Montana Supreme Court justices
BILLINGS, Mont. (Legal Newsline) - The Montana Supreme Court has declined to hear a newspaper's challenge to a court rule that keeps some lawyer disciplinary records confidential.
The Billings (Mont.) Gazette filed its challenger in November, arguing that the state constitution allows for the public to have access to such records because state lawyers hold positions of public trust.
The case began three years ago, after the newspaper requested the disciplinary records of Moira D'Alton, the former Billings deputy city attorney who was found to have violated rules for lawyer conduct while working as a city prosecutor.
While the newspaper's case has "arguable merit," the high court said it would be better to dismiss the case and allow proceedings to begin aimed at revising the rule.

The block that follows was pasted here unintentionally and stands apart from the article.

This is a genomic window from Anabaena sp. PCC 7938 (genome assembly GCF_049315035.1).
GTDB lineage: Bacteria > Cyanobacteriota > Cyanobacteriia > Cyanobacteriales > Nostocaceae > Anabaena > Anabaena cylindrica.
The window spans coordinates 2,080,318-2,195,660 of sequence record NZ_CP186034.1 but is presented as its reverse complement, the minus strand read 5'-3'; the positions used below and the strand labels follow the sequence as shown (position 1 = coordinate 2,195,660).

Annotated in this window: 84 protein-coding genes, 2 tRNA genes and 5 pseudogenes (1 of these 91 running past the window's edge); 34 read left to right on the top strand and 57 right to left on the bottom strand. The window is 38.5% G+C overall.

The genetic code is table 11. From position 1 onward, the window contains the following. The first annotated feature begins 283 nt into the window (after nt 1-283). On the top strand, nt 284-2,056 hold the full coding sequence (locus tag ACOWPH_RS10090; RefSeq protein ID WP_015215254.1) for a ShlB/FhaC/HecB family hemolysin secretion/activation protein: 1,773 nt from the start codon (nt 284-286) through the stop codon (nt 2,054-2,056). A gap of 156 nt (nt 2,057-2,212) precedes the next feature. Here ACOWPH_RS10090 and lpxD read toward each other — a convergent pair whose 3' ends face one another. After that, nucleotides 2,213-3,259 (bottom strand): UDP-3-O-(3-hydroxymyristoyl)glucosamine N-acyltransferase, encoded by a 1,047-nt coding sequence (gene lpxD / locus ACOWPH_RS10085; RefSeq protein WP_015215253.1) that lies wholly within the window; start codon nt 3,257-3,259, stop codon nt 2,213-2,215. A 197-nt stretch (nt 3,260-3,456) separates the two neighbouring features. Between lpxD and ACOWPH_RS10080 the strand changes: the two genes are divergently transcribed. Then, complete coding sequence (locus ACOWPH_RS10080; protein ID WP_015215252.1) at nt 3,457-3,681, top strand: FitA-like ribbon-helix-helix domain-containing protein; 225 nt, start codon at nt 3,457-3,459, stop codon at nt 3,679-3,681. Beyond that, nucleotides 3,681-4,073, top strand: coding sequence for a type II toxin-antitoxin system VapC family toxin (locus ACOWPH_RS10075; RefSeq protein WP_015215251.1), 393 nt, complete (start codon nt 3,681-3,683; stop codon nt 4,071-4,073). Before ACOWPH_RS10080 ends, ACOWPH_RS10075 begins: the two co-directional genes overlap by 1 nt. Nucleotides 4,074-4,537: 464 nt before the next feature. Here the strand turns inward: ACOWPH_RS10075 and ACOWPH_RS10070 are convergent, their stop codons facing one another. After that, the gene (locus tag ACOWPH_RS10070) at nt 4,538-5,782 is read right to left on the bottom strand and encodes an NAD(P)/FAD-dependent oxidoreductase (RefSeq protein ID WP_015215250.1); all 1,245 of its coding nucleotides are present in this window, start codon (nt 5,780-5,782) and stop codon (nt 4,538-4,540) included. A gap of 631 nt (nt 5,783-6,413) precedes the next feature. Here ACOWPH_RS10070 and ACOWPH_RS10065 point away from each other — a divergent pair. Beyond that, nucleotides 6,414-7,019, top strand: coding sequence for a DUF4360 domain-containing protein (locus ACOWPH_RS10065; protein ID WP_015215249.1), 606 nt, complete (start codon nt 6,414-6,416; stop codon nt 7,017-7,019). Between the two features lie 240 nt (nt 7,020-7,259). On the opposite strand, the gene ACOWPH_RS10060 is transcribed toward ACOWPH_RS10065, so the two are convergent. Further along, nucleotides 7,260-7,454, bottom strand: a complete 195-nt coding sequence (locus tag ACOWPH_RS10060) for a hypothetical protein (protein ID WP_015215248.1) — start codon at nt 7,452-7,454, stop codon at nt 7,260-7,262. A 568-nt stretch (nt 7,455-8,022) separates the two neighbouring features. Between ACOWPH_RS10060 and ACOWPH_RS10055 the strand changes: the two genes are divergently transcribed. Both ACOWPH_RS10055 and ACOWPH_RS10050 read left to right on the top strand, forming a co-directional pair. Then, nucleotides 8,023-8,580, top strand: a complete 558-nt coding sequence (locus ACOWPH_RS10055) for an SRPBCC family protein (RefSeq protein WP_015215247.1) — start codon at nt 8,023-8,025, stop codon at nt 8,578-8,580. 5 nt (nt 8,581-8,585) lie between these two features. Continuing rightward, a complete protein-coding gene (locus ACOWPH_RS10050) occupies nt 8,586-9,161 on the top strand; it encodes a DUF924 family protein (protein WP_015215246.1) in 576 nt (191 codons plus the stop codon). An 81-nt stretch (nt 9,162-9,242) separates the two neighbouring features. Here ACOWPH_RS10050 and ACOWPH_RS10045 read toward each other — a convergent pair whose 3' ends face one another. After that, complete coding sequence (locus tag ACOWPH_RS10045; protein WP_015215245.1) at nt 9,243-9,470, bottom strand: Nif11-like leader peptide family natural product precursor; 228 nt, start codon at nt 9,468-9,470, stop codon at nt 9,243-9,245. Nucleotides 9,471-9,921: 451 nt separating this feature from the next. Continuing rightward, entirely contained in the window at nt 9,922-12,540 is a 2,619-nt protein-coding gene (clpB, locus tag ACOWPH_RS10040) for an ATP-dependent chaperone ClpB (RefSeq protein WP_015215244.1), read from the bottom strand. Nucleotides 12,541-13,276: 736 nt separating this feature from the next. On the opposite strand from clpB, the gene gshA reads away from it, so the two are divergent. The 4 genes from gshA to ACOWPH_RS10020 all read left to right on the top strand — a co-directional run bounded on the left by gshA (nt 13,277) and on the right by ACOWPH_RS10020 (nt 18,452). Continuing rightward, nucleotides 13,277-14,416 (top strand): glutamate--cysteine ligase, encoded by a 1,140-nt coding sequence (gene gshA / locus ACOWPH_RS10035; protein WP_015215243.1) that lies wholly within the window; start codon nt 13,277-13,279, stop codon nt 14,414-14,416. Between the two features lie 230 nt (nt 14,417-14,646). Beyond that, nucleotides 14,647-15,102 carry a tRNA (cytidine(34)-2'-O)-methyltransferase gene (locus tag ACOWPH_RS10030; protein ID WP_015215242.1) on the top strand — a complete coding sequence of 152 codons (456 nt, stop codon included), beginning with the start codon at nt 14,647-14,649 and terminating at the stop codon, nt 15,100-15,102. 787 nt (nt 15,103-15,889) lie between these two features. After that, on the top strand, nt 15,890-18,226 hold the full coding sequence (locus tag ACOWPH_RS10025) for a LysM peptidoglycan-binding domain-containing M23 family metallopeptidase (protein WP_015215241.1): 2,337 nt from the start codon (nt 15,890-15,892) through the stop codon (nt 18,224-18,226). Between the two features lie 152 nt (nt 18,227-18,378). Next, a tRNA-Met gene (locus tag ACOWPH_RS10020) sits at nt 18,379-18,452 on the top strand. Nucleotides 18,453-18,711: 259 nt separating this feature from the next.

"Such an approach will eliminate the necessity of adversarial briefing in this matter, and streamline the proceeding while allowing input from The Gazette, the Office of Disciplinary Counsel, the Commission on Practice, the State Bar of Montana, and any and all other persons or organizations with an interest in this matter, as the rulemaking proceeds," justices wrote.
Current Montana Supreme Court rules allow disciplinary records of attorneys to remain sealed if the lawyer admits to violations before a formal complaint is filed by the Office of Disciplinary Counsel, the Supreme Court arm that investigates complaints against lawyers.
From Legal Newsline: Reach reporter Chris Rizo at firstname.lastname@example.org.